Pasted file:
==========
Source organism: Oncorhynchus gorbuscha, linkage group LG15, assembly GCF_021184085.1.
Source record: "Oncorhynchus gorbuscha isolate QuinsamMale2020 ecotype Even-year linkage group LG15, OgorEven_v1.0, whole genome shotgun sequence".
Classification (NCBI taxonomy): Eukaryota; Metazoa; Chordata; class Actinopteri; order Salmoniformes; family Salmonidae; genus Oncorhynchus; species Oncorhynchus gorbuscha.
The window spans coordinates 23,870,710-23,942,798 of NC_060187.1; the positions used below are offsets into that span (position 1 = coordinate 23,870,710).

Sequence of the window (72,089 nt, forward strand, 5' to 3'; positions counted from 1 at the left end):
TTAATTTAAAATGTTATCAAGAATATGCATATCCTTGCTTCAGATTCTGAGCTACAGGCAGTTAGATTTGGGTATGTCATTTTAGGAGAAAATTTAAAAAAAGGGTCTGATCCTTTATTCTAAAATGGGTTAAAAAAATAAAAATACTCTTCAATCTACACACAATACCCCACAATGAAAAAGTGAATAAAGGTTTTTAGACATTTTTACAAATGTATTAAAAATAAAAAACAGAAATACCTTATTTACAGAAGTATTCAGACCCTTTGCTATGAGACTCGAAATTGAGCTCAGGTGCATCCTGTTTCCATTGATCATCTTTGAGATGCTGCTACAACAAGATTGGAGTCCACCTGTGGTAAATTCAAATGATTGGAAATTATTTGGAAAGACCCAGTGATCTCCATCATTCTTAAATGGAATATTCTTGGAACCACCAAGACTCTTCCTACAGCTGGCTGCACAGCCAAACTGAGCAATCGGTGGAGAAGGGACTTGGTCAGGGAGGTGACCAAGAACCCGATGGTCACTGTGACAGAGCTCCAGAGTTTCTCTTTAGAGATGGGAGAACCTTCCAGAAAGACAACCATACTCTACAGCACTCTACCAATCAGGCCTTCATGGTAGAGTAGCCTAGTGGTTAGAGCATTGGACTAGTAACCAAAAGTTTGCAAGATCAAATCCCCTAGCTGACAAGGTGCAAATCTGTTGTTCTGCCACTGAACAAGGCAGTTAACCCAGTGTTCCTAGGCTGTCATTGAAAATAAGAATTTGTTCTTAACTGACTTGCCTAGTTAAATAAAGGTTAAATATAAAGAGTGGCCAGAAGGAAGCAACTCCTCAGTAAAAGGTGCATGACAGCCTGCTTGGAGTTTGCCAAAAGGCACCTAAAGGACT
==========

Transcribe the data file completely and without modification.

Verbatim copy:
Source organism: Oncorhynchus gorbuscha, linkage group LG15, assembly GCF_021184085.1.
Source record: "Oncorhynchus gorbuscha isolate QuinsamMale2020 ecotype Even-year linkage group LG15, OgorEven_v1.0, whole genome shotgun sequence".
Classification (NCBI taxonomy): Eukaryota; Metazoa; Chordata; class Actinopteri; order Salmoniformes; family Salmonidae; genus Oncorhynchus; species Oncorhynchus gorbuscha.
The window spans coordinates 23,870,710-23,942,798 of NC_060187.1; the positions used below are offsets into that span (position 1 = coordinate 23,870,710).

Sequence of the window (72,089 nt, forward strand, 5' to 3'; positions counted from 1 at the left end):
TTAATTTAAAATGTTATCAAGAATATGCATATCCTTGCTTCAGATTCTGAGCTACAGGCAGTTAGATTTGGGTATGTCATTTTAGGAGAAAATTTAAAAAAAGGGTCTGATCCTTTATTCTAAAATGGGTTAAAAAAATAAAAATACTCTTCAATCTACACACAATACCCCACAATGAAAAAGTGAATAAAGGTTTTTAGACATTTTTACAAATGTATTAAAAATAAAAAACAGAAATACCTTATTTACAGAAGTATTCAGACCCTTTGCTATGAGACTCGAAATTGAGCTCAGGTGCATCCTGTTTCCATTGATCATCTTTGAGATGCTGCTACAACAAGATTGGAGTCCACCTGTGGTAAATTCAAATGATTGGAAATTATTTGGAAAGACCCAGTGATCTCCATCATTCTTAAATGGAATATTCTTGGAACCACCAAGACTCTTCCTACAGCTGGCTGCACAGCCAAACTGAGCAATCGGTGGAGAAGGGACTTGGTCAGGGAGGTGACCAAGAACCCGATGGTCACTGTGACAGAGCTCCAGAGTTTCTCTTTAGAGATGGGAGAACCTTCCAGAAAGACAACCATACTCTACAGCACTCTACCAATCAGGCCTTCATGGTAGAGTAGCCTAGTGGTTAGAGCATTGGACTAGTAACCAAAAGTTTGCAAGATCAAATCCCCTAGCTGACAAGGTGCAAATCTGTTGTTCTGCCACTGAACAAGGCAGTTAACCCAGTGTTCCTAGGCTGTCATTGAAAATAAGAATTTGTTCTTAACTGACTTGCCTAGTTAAATAAAGGTTAAATATAAAGAGTGGCCAGAAGGAAGCAACTCCTCAGTAAAAGGTGCATGACAGCCTGCTTGGAGTTTGCCAAAAGGCACCTAAAGGACT